The most effective way to stop unauthorised use of data is to prevent people accessing it in the first place. Access controls should be applied at all levels of technology – the application itself where people regularly log on, the databases where it is stored, and the interfaces that transmit data from one application to another – although in reality it is hard to identify all areas.
Regardless of the tools or capabilities deployed, it is essential they are monitored to ensure any alerts flagging anomalies are spotted. Security orchestration, automation and response (SOAR) tools and similar can be used to automatically block unauthorised attempts at exporting or sharing data, but these should be managed to make sure false alarms are minimised and that, ultimately, no breach occurs.
Physical controls should also be considered. Printers are a common way of highly confidential information being made widely available, while some organisations use security doors, or other physical barriers, to restrict the flow of information.
Backups must be afforded the same protection as live data. No matter how strong the controls to restrict data access, if a backup file is stored somewhere centrally, or in a disaster recovery centre with weaker controls, overall security is compromised, and risk is introduced.
In the main, data owners will specify the retention lifetime of “their” data, which is often tied to legislation, although the longevity of relevant financial information is often governed by the audit cycle.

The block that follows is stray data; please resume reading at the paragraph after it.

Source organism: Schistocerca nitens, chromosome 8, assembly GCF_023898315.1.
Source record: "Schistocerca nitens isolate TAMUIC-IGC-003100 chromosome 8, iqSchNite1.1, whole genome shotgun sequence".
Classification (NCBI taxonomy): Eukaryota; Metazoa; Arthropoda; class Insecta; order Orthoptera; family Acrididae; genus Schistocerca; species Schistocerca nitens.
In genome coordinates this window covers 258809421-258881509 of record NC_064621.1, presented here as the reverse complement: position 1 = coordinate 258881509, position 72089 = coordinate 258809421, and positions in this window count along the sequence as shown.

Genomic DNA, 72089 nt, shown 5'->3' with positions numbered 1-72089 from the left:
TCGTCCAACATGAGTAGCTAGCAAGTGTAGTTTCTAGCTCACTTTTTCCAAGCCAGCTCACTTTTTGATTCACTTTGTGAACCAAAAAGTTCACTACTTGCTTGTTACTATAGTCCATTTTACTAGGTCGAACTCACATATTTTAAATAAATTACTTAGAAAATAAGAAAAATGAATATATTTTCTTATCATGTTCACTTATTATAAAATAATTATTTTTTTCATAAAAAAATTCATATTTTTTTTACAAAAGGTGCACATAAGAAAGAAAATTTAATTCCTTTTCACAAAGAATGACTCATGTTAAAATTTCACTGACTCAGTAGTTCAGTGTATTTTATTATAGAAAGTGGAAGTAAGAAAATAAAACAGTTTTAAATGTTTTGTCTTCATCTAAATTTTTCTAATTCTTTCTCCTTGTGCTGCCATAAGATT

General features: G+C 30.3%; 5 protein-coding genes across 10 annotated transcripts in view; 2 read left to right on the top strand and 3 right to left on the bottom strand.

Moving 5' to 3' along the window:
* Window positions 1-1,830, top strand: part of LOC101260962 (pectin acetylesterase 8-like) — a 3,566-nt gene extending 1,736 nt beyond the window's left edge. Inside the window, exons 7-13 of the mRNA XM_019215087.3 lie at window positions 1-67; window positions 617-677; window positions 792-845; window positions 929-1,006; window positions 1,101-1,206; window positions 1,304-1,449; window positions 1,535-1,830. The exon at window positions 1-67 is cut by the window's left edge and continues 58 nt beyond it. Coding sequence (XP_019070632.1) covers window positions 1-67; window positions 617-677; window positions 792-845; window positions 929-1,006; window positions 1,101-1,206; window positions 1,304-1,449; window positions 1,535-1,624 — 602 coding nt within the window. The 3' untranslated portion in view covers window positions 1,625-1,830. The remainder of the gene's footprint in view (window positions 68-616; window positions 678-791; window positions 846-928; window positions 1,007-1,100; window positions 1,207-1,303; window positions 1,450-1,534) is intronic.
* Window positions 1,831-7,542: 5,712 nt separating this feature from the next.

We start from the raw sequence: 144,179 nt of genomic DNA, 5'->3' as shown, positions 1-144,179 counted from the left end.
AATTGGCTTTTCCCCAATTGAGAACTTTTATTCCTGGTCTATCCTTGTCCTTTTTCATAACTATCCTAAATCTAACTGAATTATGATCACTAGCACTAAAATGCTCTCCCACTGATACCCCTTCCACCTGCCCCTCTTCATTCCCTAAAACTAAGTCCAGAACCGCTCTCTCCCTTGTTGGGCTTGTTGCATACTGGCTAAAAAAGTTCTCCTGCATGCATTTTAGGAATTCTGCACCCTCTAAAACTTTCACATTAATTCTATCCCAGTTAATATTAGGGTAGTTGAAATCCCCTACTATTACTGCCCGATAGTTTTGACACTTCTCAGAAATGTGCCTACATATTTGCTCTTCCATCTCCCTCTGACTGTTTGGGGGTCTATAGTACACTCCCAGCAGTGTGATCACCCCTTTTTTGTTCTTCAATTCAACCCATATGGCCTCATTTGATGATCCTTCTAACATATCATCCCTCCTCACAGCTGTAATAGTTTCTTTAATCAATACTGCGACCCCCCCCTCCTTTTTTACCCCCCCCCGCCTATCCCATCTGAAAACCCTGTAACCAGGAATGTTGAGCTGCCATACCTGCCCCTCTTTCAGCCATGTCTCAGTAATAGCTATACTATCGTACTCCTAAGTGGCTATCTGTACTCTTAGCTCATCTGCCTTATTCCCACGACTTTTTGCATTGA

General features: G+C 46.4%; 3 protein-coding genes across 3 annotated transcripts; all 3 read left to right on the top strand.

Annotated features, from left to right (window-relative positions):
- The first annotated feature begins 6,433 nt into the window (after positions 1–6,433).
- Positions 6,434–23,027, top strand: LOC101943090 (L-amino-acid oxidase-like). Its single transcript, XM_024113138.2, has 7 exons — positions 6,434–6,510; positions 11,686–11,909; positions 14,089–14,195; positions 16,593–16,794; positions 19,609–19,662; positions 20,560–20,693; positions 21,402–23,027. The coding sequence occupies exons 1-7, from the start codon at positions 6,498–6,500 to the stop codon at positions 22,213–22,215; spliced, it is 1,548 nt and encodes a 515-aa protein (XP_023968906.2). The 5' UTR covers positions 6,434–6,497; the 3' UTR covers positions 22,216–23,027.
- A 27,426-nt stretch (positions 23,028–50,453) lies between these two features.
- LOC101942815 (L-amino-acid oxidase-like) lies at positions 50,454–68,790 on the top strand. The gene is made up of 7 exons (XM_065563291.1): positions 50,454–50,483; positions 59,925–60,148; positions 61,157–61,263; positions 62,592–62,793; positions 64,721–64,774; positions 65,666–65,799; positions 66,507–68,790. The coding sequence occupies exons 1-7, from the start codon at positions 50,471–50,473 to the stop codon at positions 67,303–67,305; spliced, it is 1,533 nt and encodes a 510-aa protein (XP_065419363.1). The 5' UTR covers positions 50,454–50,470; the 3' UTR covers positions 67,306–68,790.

Review points should be set for when people leave the organisation or change roles. At this point, their data access should be revoked and a review of any data to which they have access performed, as information which is potentially outdated or confidential may be stored on their devices.
Initially “old” data might be archived by transferring it outside the active production environment, where its continued safety can be achieved with tools such as antivirus software and network security and encryption. However, it is impractical to store archived data indefinitely, and the retention schedule should be followed to ensure it is disposed of at the correct time.
Automated data deletion, which can be implemented in most business applications, can be a frightening prospect, but it is the most effective way to purge obsolete information. Backups, copies, information shared with trusted third parties, and anywhere else it has been copied to need to be tracked and destroyed, with strict processes defined, followed and audited to make sure this is taking place as expected.